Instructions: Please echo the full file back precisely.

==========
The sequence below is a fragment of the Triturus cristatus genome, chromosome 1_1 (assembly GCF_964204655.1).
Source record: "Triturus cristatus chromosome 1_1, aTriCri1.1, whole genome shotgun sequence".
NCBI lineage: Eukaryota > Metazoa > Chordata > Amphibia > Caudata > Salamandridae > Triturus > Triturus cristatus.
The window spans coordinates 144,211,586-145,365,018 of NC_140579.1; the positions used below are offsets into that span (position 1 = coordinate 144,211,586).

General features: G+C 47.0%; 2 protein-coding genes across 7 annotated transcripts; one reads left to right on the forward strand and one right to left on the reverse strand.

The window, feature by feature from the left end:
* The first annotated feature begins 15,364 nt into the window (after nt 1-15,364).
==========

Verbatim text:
The sequence below is a fragment of the Triturus cristatus genome, chromosome 1_1 (assembly GCF_964204655.1).
Source record: "Triturus cristatus chromosome 1_1, aTriCri1.1, whole genome shotgun sequence".
NCBI lineage: Eukaryota > Metazoa > Chordata > Amphibia > Caudata > Salamandridae > Triturus > Triturus cristatus.
The window spans coordinates 144,211,586-145,365,018 of NC_140579.1; the positions used below are offsets into that span (position 1 = coordinate 144,211,586).

General features: G+C 47.0%; 2 protein-coding genes across 7 annotated transcripts; one reads left to right on the forward strand and one right to left on the reverse strand.

The window, feature by feature from the left end:
* The first annotated feature begins 15,364 nt into the window (after nt 1-15,364).